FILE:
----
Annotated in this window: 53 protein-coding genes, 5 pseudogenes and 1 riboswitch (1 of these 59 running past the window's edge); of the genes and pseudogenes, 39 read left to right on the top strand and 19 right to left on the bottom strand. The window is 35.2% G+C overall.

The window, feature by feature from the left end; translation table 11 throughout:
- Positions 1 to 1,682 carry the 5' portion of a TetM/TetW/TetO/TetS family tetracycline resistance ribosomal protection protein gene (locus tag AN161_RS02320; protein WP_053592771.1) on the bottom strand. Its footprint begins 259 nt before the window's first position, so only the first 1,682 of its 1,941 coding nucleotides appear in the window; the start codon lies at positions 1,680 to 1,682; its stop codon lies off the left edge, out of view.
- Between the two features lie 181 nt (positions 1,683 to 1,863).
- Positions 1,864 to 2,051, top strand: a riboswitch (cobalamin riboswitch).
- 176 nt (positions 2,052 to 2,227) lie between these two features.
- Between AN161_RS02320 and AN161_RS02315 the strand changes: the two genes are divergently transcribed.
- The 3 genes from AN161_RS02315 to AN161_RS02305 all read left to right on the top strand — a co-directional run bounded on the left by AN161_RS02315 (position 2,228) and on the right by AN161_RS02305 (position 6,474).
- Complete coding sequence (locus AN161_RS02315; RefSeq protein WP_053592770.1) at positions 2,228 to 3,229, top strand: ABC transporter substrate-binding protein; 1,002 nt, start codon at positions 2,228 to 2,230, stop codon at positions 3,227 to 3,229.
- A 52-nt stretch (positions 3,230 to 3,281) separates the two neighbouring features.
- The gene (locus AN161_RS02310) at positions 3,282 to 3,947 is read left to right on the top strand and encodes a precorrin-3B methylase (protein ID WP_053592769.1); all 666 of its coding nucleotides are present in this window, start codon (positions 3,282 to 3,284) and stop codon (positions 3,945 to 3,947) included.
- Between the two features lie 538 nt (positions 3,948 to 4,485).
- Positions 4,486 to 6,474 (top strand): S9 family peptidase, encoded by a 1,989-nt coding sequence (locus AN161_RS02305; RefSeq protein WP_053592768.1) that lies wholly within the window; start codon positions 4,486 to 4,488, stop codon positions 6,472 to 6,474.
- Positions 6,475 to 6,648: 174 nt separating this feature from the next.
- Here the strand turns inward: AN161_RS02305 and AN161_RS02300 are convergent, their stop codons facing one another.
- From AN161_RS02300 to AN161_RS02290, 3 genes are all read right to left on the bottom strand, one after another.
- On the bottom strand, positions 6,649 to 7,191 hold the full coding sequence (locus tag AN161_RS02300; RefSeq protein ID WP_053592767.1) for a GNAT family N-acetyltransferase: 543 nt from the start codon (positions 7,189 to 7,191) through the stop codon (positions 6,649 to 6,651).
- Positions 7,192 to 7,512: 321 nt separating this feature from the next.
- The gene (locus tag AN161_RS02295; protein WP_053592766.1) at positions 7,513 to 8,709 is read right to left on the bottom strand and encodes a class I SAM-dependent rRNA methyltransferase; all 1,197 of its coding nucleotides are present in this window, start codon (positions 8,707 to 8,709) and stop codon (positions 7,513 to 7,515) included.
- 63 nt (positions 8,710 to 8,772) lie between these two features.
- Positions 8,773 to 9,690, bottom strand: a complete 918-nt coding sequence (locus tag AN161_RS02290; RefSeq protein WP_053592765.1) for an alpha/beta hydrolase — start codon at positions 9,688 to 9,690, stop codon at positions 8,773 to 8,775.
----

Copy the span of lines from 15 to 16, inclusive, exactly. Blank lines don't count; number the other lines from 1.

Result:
- Here the strand turns inward: AN161_RS02305 and AN161_RS02300 are convergent, their stop codons facing one another.
- From AN161_RS02300 to AN161_RS02290, 3 genes are all read right to left on the bottom strand, one after another.